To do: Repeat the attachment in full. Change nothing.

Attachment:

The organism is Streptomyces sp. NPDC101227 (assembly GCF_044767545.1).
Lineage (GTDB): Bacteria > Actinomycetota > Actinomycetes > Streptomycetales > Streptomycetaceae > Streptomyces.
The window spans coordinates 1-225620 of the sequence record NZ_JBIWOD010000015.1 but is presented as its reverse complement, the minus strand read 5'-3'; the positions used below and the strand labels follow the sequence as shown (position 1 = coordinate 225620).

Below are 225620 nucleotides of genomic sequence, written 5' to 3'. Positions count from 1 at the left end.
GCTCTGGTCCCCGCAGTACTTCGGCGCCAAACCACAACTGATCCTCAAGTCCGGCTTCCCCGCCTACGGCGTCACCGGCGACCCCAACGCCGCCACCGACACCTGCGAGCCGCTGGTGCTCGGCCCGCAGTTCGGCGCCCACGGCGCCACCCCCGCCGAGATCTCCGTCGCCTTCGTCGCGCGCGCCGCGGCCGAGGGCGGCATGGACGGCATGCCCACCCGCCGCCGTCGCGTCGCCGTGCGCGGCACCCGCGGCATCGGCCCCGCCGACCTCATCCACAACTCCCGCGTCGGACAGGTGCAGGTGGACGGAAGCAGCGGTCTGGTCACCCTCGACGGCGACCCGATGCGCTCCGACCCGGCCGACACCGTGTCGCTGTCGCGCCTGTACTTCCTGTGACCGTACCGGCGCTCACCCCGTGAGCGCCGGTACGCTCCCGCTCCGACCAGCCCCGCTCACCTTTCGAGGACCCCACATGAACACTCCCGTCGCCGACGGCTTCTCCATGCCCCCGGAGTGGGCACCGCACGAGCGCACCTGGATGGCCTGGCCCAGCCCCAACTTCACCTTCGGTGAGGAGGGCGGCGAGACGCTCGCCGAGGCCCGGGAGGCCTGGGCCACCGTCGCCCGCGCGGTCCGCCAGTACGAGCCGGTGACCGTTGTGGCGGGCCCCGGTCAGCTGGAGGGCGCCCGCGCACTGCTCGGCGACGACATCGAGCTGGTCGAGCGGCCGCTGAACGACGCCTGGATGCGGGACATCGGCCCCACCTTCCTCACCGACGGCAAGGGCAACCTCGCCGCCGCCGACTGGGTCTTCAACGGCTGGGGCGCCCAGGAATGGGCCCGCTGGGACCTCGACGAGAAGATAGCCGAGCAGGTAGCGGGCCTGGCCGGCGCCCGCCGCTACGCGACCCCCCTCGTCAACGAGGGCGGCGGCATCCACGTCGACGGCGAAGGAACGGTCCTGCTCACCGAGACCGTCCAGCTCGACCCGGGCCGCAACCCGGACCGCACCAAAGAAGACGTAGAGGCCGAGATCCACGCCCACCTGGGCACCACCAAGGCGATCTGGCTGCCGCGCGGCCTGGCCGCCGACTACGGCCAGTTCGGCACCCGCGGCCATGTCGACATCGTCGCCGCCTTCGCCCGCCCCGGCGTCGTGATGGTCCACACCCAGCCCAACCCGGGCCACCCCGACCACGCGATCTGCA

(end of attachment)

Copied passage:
The organism is Streptomyces sp. NPDC101227 (assembly GCF_044767545.1).
Lineage (GTDB): Bacteria > Actinomycetota > Actinomycetes > Streptomycetales > Streptomycetaceae > Streptomyces.
The window spans coordinates 1-225620 of the sequence record NZ_JBIWOD010000015.1 but is presented as its reverse complement, the minus strand read 5'-3'; the positions used below and the strand labels follow the sequence as shown (position 1 = coordinate 225620).

Below are 225620 nucleotides of genomic sequence, written 5' to 3'. Positions count from 1 at the left end.
GCTCTGGTCCCCGCAGTACTTCGGCGCCAAACCACAACTGATCCTCAAGTCCGGCTTCCCCGCCTACGGCGTCACCGGCGACCCCAACGCCGCCACCGACACCTGCGAGCCGCTGGTGCTCGGCCCGCAGTTCGGCGCCCACGGCGCCACCCCCGCCGAGATCTCCGTCGCCTTCGTCGCGCGCGCCGCGGCCGAGGGCGGCATGGACGGCATGCCCACCCGCCGCCGTCGCGTCGCCGTGCGCGGCACCCGCGGCATCGGCCCCGCCGACCTCATCCACAACTCCCGCGTCGGACAGGTGCAGGTGGACGGAAGCAGCGGTCTGGTCACCCTCGACGGCGACCCGATGCGCTCCGACCCGGCCGACACCGTGTCGCTGTCGCGCCTGTACTTCCTGTGACCGTACCGGCGCTCACCCCGTGAGCGCCGGTACGCTCCCGCTCCGACCAGCCCCGCTCACCTTTCGAGGACCCCACATGAACACTCCCGTCGCCGACGGCTTCTCCATGCCCCCGGAGTGGGCACCGCACGAGCGCACCTGGATGGCCTGGCCCAGCCCCAACTTCACCTTCGGTGAGGAGGGCGGCGAGACGCTCGCCGAGGCCCGGGAGGCCTGGGCCACCGTCGCCCGCGCGGTCCGCCAGTACGAGCCGGTGACCGTTGTGGCGGGCCCCGGTCAGCTGGAGGGCGCCCGCGCACTGCTCGGCGACGACATCGAGCTGGTCGAGCGGCCGCTGAACGACGCCTGGATGCGGGACATCGGCCCCACCTTCCTCACCGACGGCAAGGGCAACCTCGCCGCCGCCGACTGGGTCTTCAACGGCTGGGGCGCCCAGGAATGGGCCCGCTGGGACCTCGACGAGAAGATAGCCGAGCAGGTAGCGGGCCTGGCCGGCGCCCGCCGCTACGCGACCCCCCTCGTCAACGAGGGCGGCGGCATCCACGTCGACGGCGAAGGAACGGTCCTGCTCACCGAGACCGTCCAGCTCGACCCGGGCCGCAACCCGGACCGCACCAAAGAAGACGTAGAGGCCGAGATCCACGCCCACCTGGGCACCACCAAGGCGATCTGGCTGCCGCGCGGCCTGGCCGCCGACTACGGCCAGTTCGGCACCCGCGGCCATGTCGACATCGTCGCCGCCTTCGCCCGCCCCGGCGTCGTGATGGTCCACACCCAGCCCAACCCGGGCCACCCCGACCACGCGATCTGCA